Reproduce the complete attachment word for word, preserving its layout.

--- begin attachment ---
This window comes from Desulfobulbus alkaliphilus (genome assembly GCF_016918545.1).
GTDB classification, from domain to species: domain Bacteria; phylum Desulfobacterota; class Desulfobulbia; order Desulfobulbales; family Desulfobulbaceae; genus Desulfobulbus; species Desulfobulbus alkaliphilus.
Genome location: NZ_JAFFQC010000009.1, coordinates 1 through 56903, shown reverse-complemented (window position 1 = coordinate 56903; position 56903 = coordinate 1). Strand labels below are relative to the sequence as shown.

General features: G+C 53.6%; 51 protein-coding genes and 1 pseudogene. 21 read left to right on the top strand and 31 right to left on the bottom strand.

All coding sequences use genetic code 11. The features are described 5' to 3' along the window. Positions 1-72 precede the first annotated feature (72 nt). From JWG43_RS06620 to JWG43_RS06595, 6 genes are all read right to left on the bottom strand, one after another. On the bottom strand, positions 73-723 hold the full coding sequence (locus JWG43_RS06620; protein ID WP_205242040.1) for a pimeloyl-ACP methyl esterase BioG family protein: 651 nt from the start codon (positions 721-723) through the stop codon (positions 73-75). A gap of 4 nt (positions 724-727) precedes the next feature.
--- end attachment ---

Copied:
This window comes from Desulfobulbus alkaliphilus (genome assembly GCF_016918545.1).
GTDB classification, from domain to species: domain Bacteria; phylum Desulfobacterota; class Desulfobulbia; order Desulfobulbales; family Desulfobulbaceae; genus Desulfobulbus; species Desulfobulbus alkaliphilus.
Genome location: NZ_JAFFQC010000009.1, coordinates 1 through 56903, shown reverse-complemented (window position 1 = coordinate 56903; position 56903 = coordinate 1). Strand labels below are relative to the sequence as shown.

General features: G+C 53.6%; 51 protein-coding genes and 1 pseudogene. 21 read left to right on the top strand and 31 right to left on the bottom strand.

All coding sequences use genetic code 11. The features are described 5' to 3' along the window. Positions 1-72 precede the first annotated feature (72 nt). From JWG43_RS06620 to JWG43_RS06595, 6 genes are all read right to left on the bottom strand, one after another. On the bottom strand, positions 73-723 hold the full coding sequence (locus JWG43_RS06620; protein ID WP_205242040.1) for a pimeloyl-ACP methyl esterase BioG family protein: 651 nt from the start codon (positions 721-723) through the stop codon (positions 73-75). A gap of 4 nt (positions 724-727) precedes the next feature.